Cleaning up radioactive materials at the Hanford site, which is a federal facility, has been one of the Energy Department’s priorities for years. Reactors at Hanford produced plutonium for the U.S. nuclear weapons program. Plutonium production there ended in 1980, and the cleanup program began in 1989.
Former Energy Department official Robert Alvarez said that remotely controlled rail cars once carried spent fuel from a reactor to the PUREX chemical processing facility, which then extracted dangerous plutonium. He said the plant lies near the middle of the sprawling 580-square mile Hanford site and was “a very high-hazard operation.”
Many contaminated pieces of equipment, including the rail cars, have simply been left in the tunnels, he said. The Vanderbilt report said that there were eight rail cars in the older tunnel and 28 in the newer one.
The cave-in was discovered during “routine surveillance,” according to the Energy Department. Photographs showed a gaping hole, plainly evident because the tunnels are largely above ground.
Workers near the PUREX facility were told to shelter in place, and access to the area was restricted, according to the Energy Department statement. Officials requested that the Federal Aviation Administration put a temporary flight restriction in place, according to the FAA.
The two tunnels are covered with about eight feet of soil, according to the Energy Department, which added that “the depth of the subsidence of soil appears to be into the tunnel.”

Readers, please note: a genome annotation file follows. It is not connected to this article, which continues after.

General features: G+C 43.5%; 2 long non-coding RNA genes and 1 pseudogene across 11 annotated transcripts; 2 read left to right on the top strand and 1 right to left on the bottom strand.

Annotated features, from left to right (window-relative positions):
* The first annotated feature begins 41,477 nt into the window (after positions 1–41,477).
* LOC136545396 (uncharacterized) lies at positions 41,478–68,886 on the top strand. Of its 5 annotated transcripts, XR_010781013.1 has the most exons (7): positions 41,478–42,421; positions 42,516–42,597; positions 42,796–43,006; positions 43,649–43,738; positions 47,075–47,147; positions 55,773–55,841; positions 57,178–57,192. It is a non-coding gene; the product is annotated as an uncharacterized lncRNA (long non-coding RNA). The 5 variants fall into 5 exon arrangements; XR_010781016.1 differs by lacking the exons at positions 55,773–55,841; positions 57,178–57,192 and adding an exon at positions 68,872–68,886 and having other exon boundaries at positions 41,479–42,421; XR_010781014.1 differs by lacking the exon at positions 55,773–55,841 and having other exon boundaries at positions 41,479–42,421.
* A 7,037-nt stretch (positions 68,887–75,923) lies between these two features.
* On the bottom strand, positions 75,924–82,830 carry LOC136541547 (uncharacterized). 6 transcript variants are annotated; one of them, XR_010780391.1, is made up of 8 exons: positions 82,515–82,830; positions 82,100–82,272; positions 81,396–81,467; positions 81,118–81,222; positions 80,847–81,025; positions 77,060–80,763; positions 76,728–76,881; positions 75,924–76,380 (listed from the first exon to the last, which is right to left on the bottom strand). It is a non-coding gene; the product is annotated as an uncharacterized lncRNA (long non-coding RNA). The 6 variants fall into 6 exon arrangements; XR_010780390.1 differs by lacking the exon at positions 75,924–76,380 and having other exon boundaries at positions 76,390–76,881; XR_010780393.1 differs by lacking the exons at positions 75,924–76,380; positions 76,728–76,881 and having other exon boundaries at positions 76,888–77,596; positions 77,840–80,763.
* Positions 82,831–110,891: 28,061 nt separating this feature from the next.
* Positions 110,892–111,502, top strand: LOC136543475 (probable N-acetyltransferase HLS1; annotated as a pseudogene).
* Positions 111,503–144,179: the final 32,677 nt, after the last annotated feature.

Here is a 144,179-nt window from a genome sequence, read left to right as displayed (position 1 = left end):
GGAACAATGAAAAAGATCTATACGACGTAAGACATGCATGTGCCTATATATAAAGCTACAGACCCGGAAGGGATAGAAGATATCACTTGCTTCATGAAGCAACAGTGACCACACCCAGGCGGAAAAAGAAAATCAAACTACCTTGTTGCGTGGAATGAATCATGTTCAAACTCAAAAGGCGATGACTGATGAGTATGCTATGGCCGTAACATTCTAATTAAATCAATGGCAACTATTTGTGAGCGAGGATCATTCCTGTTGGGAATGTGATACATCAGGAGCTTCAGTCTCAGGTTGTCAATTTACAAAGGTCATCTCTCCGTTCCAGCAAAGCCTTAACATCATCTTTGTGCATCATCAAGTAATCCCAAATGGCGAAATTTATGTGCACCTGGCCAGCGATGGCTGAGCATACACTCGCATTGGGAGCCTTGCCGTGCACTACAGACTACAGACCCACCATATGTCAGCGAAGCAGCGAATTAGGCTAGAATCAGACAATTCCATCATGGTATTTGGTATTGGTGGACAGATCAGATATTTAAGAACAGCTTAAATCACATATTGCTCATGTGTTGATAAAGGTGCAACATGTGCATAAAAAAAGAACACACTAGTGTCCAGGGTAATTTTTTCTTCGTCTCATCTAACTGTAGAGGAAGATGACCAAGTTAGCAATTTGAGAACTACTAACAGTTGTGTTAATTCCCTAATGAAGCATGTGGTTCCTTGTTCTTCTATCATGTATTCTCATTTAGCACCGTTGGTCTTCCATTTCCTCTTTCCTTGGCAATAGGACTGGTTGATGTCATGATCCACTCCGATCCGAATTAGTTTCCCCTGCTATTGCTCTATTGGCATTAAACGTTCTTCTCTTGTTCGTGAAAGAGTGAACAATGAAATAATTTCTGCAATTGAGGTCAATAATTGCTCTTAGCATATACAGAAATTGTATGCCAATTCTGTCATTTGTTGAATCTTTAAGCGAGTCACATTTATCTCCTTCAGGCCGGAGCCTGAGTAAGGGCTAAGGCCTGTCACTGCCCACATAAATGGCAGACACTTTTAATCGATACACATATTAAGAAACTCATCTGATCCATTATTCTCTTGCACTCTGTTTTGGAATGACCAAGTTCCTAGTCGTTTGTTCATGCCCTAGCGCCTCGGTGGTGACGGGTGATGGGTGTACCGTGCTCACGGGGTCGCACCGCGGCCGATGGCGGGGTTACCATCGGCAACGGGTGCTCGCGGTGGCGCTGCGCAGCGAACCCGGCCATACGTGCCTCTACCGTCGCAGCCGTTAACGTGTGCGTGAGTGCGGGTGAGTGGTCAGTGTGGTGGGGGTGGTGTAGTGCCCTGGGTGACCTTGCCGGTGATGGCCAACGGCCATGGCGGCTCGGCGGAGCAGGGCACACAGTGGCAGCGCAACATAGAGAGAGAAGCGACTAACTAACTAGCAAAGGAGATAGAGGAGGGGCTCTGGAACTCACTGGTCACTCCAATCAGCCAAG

Alvarez, the former Energy Department official, cited a 1997 report that said the older tunnel was about 360 feet long, 22 feet high and 19 feet wide. Constructed decades ago, the walls of the older tunnel are 14 inches thick and held up by pressure-treated Douglas fir timbers, the report said. They rest on reinforced concrete footings. The newer tunnel was built with reinforced concrete.
In an email, Alvarez added that “the tunnels now store contaminated train cars and a considerable amount of highly radioactive, ignitable wastes including possible organic vapors.” And while the older tunnel is reinforced with timber, Alvarez said, “according to a 1997 DOE report, inspection of the tunnels ‘is not feasible because of radiation levels in excess of five roentgens per hour.’ ” A roentgen, or rad, is a measure of radioactive exposure; five roentgens is the annual limit for a U.S. nuclear worker.